Dreaming of a White Christmas
December 1, 1993
Abu Dhabi, UAE
HO! HO! Hope you're enjoying the snow!
Those of you in Canada should be knee deep in the fluffy stuff by the time you get this if a white Christmas is in the cards. Although, I can remember many a Christmas when the snow held off 'til the last minute, and even a few when we didn't see any until the gift giving and turkey dinner were only memories.
But somehow it just didn't seem like Christmas without a blanket of snow on the ground and frost in the air.
The Spirit of Spirits
I guess that's why we're both having a tough time getting in the Christmas spirit even though the yuletide season is just around the corner and many of the "expatriate" stores are selling tacky tree decorations and playing Jingle Bells. We'll have a tree I think, but other than that our celebrations will certainly be more subdued than they would have been "back home."
I shall miss having our yearly open house: gathering all kinds of Christmas goodies, decking the halls, making mulled wine, drinking mulled wine, welcoming friends, sharing a few laughs, drinking mulled wine, eating shortbread, exchanging gifts, drinking mulled wine...come to think of it a couple of years away may be good for our livers! One thing for sure, all of you will be in our thoughts over this special season despite the lack of snow.
Thanks to all who replied to our first two letters from Abu Dhabi, we both thoroughly enjoyed getting your letters and reading your news. To those of you who haven't replied, a warning: this isn't baseball - only two strikes and you're out. So you better put pen to paper early in the new year if you want your subscription to continue...
Our Abu Dhabi spending spree has continued unabated since our arrival in September and we're still not finished furnishing the apartment. (But then again we lived in Bridgeland four years and we weren't finished there either. Some things just never end.)
Despite having done more shopping than I've ever done AND in record time, there are still a few fairly basic items, such as rugs, which aren't crossed off the list yet. And, incredibly, we still don't have a TV. I never would have thought Bobby could last five hours without the idiot box, let alone five months. What a guy – chock full of surprises.
No doubt the fact that the stereo is equipped with a remote has helped with the withdrawal. He can flip through the five disks or put it on shuffle when he gets an irresistible urge to do some channel changing. Apparently we're not missing much as there's not a whole lot to watch here anyway. Local programming consists primarily of religious shows interspersed with news, sports, soap operas, reruns of Murder She Wrote, cartoons, camel races, and the occasional National Geographic Special.
English speaking satellite subscribers have a bit more to choose from with the BBC, Prime Sports (the European TSN), Star Plus ((South East Asia variety which includes programming such as Street Legal, Dynasty reruns, Baywatch, Oprah (it is really strange, let me tell you, when you walk into an Abu Dhabi electronics shop to see a dozen TV sets tuned to Oprah Winfrey, Phil Donahue, and British sitcoms)), and, of course, MTV. There are also three other foreign language satellite stations (Egyptian, French, and something else, the language of which I'm not certain).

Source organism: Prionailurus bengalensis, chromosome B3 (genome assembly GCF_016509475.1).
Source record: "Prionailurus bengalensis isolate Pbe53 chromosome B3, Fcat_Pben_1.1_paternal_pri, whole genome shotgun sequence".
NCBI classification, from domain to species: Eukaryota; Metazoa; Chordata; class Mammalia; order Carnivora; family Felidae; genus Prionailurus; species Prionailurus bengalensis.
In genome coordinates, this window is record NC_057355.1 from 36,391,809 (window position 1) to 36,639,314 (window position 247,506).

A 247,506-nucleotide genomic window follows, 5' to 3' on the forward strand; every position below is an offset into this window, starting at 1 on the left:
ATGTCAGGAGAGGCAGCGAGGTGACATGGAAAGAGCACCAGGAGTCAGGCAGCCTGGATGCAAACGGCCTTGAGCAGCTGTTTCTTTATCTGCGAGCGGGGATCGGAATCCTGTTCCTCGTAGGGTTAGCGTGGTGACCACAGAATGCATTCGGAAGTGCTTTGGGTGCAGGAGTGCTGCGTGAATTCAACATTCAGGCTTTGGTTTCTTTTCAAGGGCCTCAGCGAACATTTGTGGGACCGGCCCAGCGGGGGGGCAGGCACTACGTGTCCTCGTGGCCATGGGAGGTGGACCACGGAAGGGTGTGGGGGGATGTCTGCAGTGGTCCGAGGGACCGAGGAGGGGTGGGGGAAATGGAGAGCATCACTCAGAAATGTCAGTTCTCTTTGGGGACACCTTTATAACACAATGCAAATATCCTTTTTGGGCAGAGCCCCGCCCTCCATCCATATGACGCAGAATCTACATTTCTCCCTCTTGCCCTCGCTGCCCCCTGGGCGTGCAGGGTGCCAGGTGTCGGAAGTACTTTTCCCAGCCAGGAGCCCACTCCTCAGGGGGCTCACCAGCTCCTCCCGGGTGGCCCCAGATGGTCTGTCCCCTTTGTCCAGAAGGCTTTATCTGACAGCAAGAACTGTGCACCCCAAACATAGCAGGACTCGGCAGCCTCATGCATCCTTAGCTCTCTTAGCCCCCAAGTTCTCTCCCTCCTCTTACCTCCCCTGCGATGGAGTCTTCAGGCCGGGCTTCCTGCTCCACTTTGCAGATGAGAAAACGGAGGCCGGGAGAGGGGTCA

I must confess there are times when I wish I could just sit down, flick on the tube and be entertained. It really is like a drug isn't it? Keeping oneself amused without the box takes so much more energy and creativity - it can be terribly exhausting simply thinking of what to do let alone doing it!
Besides the sloth factor, we both miss being able to watch a movie now and again. There are no theatres here, with the exception of the Indian cinemas – a genre that is an acquired taste I should think. If you have ever seen one, you’ll know what I mean.
The lack of movie theatres is partially compensated for by the proliferation of pirated movie videos. All new Hollywood movies are available on video here within several weeks of their release in the North America. Of course the quality leaves a lot to be desired. I have yet to see one, but Bobby says they are really poor.
The good news is we'll have a huge selection of videos to choose from when we move back to Canada. Selecting a film was always difficult for us as Bobby saw just about everything there was to see when he lived in Yellowknife.
On the road
While we'll likely save the purchase of a TV and VCR for the new year, Bobby couldn't resist trading in the "old" Nissan Pathfinder (he'd had it a mere four months, one of which he spent on holiday in Canada) for a 1989 white Range Rover. We've had the Range Rover for about a month.
It's the first vehicle I've driven that I actually have to climb into. Very weird. Especially when you're used to climbing out. The seats are so high I feel as if I'm driving a throne. When I'm sitting in the driver's seat the tops of my legs are almost even with the bottom of the window.
It's funny, because as I’m driving, I’ll sometimes try to rest my arm on the window - you know like you do when you want to relax - and my arm just slides down the glass because where the bottom would normally be is the middle. The advantage of course, is that you can see everything when you're driving, which makes it a fairly safe vehicle. That's crucial in a country where everybody on the road drives like a maniac. More about that next time…